Content and Competitive Advantage: What Content Marketers Can Learn from the World Series

Content and Competitive Advantage: What Content Marketers Can Learn from the World Series

This post is the fifth in a five-part blog series centered on the digital marketing topics that we most frequently discuss with our brand customers. Read on!

As I type, excitement surrounding the World Series is present all over the city of Boston (Brightcove's hometown). We're a city that loves sports, all of our sports teams (go Lobsters!), but the Red Sox making it to the World Series is a really big deal--especially when you consider the disheartening 2012 season us fans were forced to endure. Professional sports, of any kind, and the athletes that excel within the industry are awe-inspiring. I'm intrigued by people (normal humans, really) who reach the highest echelons of an incredibly competitive, physically taxing field. And, well, World Series teams are really just the best of the best.

The Boston Red Sox and the St. Louis Cardinals are in the race for the biggest prize in baseball for many reasons: athletic talent, a love for the game, the teams' coaching staffs, team management and more. But when it comes down to it, the two teams are on baseball's world stage because each player and the teams as units embraced any and every competitive advantage that they could this season, i.e. hitting power, speed and agility, good health, etc. Some of these factors are in the control of the teams and individual athletes, others are innate or environment-driven. Either way, they require hard work and dedication to maintain.

Competitive advantage in marketing can be viewed in the same way. Some brands are blessed with certain assets and attributes, while others they have to work very hard to achieve. But, as marketers, it's all about using the tools that you have at your disposal for the biggest benefit. And owned content is one of the most valuable, most powerful competitive advantages--all because brands have control over its failure or success.

Content--whether it's a video, a blog post, an infographic, a social media update, a meme, a Pinterest board, etc.--offers brands an opportunity to tell their story in an authentic, entertaining, informative manner. Other than a stellar earned media hit that 100% extols the values of a brand (and those can be few and far between), there is nothing better for brand affinity than well executed content. If you have something to say: conceptualize it, create it, self-publish it and promote it. And like anything in life, business--or sports--make a commitment to it. Don't mail it in. Here are three great examples of brands that really "get" using content for competitive advantage:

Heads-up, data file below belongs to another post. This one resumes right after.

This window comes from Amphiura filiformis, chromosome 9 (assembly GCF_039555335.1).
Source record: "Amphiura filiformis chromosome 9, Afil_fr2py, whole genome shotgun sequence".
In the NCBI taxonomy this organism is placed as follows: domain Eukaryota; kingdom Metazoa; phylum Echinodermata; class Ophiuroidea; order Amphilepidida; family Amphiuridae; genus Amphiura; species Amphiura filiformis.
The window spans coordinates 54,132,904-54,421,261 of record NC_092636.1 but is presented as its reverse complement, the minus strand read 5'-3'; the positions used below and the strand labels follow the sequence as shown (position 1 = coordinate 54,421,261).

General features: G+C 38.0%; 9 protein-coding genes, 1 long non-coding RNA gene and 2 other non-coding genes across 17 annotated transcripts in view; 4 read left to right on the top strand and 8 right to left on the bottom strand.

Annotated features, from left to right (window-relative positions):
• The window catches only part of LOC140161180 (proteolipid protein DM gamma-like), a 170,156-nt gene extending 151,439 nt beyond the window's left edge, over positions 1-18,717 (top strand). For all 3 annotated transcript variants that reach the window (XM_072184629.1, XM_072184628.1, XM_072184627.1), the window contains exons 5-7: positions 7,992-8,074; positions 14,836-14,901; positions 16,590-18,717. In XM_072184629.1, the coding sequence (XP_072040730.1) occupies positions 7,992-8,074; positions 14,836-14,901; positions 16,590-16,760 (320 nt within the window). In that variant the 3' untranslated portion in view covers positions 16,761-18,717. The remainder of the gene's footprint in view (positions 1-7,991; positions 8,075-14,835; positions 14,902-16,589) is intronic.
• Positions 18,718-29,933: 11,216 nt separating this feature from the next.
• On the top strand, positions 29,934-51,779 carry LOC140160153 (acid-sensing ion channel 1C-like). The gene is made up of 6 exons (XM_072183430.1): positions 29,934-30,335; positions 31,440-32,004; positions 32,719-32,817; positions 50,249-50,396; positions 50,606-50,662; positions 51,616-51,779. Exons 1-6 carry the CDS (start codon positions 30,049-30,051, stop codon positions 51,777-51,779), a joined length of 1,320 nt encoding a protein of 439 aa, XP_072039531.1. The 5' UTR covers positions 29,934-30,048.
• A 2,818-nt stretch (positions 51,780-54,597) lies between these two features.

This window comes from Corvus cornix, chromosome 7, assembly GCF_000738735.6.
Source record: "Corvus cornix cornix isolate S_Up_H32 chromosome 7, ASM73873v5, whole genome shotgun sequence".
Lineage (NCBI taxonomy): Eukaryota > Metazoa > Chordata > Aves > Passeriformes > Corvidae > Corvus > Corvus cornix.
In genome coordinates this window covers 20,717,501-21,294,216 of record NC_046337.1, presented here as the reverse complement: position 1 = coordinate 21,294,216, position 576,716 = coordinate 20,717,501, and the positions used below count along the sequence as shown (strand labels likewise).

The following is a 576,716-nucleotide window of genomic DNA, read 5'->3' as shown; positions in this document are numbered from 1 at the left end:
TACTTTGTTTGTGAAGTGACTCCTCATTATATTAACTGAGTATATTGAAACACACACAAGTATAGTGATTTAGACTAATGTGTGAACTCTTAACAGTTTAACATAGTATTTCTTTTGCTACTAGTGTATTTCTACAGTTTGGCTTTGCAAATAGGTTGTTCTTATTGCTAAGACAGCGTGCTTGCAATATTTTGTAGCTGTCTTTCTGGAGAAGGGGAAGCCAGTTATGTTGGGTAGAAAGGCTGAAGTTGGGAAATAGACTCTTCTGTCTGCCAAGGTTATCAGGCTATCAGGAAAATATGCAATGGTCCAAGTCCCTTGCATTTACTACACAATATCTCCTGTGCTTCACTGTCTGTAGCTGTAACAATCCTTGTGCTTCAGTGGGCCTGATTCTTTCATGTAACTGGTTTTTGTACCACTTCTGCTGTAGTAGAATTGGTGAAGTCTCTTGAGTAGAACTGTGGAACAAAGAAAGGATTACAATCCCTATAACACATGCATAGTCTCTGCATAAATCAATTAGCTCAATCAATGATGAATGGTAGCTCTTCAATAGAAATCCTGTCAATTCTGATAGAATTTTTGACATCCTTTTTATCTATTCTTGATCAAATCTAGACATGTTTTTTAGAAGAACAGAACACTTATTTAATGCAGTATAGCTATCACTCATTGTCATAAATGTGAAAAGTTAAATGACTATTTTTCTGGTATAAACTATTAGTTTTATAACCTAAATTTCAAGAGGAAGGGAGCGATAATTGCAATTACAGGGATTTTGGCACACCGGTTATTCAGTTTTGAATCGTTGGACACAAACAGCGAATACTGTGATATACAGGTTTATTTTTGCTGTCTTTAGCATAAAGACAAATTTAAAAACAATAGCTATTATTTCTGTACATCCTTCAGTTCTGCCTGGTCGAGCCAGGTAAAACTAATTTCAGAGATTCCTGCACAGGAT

• Oracle Eloqua- Eloqua is a marketing automation tool, so it makes sense that the company does content marketing well. But, the breadth of the resources the company offers on its website and social properties is impressive any way you slice it, from its "Modern Marketing Essentials" library of helpful marketing and content planning tools, the integration of contextual video across its website and a robust blog, Eloqua does a tremendous job of making its online properties hubs of valuable information.
  • HubSpot-The king of inbound marketing needs no introduction. HubSpot practices what it preaches with an arsenal of content that educates, entertains and delights.
  • PUMA- We talk about PUMA a lot--but it's worthy of the praise. Its deployment of video is fantastic; but, the brand also produces a variety of content about its Creative Art Network, and initiative to promote creative initiatives globally--making its website a destination for people who might not be looking to purchase athletic apparel (but might, while they're there).

What other brands are using content to competitive advantage? I'd love to hear from you in the comments. Oh, and, go Red Sox!